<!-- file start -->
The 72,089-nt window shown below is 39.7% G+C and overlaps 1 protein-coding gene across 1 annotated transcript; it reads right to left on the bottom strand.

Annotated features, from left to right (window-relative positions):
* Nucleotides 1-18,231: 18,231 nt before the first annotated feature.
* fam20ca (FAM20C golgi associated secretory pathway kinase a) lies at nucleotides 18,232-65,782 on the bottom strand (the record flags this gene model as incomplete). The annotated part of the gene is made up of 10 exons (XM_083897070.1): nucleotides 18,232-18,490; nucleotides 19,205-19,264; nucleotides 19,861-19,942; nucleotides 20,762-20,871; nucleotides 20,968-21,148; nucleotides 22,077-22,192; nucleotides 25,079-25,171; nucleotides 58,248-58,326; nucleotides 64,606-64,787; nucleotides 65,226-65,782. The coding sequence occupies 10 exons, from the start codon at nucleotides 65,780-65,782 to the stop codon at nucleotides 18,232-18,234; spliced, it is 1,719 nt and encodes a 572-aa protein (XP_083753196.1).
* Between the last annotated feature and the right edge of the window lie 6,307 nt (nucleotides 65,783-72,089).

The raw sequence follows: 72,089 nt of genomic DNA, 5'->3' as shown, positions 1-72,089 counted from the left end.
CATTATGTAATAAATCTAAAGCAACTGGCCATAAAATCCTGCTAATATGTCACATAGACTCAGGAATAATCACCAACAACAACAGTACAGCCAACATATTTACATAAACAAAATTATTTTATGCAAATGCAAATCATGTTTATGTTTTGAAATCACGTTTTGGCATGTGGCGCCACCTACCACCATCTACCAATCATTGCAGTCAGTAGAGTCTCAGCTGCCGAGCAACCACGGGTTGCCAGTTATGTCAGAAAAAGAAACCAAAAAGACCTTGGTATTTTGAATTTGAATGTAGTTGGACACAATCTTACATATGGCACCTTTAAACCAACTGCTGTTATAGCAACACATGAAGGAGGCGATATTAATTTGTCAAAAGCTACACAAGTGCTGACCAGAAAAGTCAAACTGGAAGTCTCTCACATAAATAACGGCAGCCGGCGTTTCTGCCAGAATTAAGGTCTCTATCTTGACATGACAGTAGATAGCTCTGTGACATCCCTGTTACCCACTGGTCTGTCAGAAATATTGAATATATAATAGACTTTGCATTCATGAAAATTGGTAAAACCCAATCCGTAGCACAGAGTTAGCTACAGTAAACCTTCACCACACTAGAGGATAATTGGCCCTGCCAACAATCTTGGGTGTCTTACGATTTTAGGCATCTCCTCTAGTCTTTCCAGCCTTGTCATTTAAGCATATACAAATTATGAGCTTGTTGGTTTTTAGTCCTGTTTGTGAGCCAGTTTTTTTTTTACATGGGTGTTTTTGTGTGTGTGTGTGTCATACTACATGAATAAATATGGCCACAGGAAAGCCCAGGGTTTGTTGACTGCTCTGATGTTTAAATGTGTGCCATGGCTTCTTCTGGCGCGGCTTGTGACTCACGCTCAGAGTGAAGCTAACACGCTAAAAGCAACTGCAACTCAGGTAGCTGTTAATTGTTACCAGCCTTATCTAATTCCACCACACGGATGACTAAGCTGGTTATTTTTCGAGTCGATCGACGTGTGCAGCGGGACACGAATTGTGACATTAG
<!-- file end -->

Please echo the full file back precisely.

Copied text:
The 72,089-nt window shown below is 39.7% G+C and overlaps 1 protein-coding gene across 1 annotated transcript; it reads right to left on the bottom strand.

Annotated features, from left to right (window-relative positions):
* Nucleotides 1-18,231: 18,231 nt before the first annotated feature.
* fam20ca (FAM20C golgi associated secretory pathway kinase a) lies at nucleotides 18,232-65,782 on the bottom strand (the record flags this gene model as incomplete). The annotated part of the gene is made up of 10 exons (XM_083897070.1): nucleotides 18,232-18,490; nucleotides 19,205-19,264; nucleotides 19,861-19,942; nucleotides 20,762-20,871; nucleotides 20,968-21,148; nucleotides 22,077-22,192; nucleotides 25,079-25,171; nucleotides 58,248-58,326; nucleotides 64,606-64,787; nucleotides 65,226-65,782. The coding sequence occupies 10 exons, from the start codon at nucleotides 65,780-65,782 to the stop codon at nucleotides 18,232-18,234; spliced, it is 1,719 nt and encodes a 572-aa protein (XP_083753196.1).
* Between the last annotated feature and the right edge of the window lie 6,307 nt (nucleotides 65,783-72,089).

The raw sequence follows: 72,089 nt of genomic DNA, 5'->3' as shown, positions 1-72,089 counted from the left end.
CATTATGTAATAAATCTAAAGCAACTGGCCATAAAATCCTGCTAATATGTCACATAGACTCAGGAATAATCACCAACAACAACAGTACAGCCAACATATTTACATAAACAAAATTATTTTATGCAAATGCAAATCATGTTTATGTTTTGAAATCACGTTTTGGCATGTGGCGCCACCTACCACCATCTACCAATCATTGCAGTCAGTAGAGTCTCAGCTGCCGAGCAACCACGGGTTGCCAGTTATGTCAGAAAAAGAAACCAAAAAGACCTTGGTATTTTGAATTTGAATGTAGTTGGACACAATCTTACATATGGCACCTTTAAACCAACTGCTGTTATAGCAACACATGAAGGAGGCGATATTAATTTGTCAAAAGCTACACAAGTGCTGACCAGAAAAGTCAAACTGGAAGTCTCTCACATAAATAACGGCAGCCGGCGTTTCTGCCAGAATTAAGGTCTCTATCTTGACATGACAGTAGATAGCTCTGTGACATCCCTGTTACCCACTGGTCTGTCAGAAATATTGAATATATAATAGACTTTGCATTCATGAAAATTGGTAAAACCCAATCCGTAGCACAGAGTTAGCTACAGTAAACCTTCACCACACTAGAGGATAATTGGCCCTGCCAACAATCTTGGGTGTCTTACGATTTTAGGCATCTCCTCTAGTCTTTCCAGCCTTGTCATTTAAGCATATACAAATTATGAGCTTGTTGGTTTTTAGTCCTGTTTGTGAGCCAGTTTTTTTTTTACATGGGTGTTTTTGTGTGTGTGTGTGTCATACTACATGAATAAATATGGCCACAGGAAAGCCCAGGGTTTGTTGACTGCTCTGATGTTTAAATGTGTGCCATGGCTTCTTCTGGCGCGGCTTGTGACTCACGCTCAGAGTGAAGCTAACACGCTAAAAGCAACTGCAACTCAGGTAGCTGTTAATTGTTACCAGCCTTATCTAATTCCACCACACGGATGACTAAGCTGGTTATTTTTCGAGTCGATCGACGTGTGCAGCGGGACACGAATTGTGACATTAG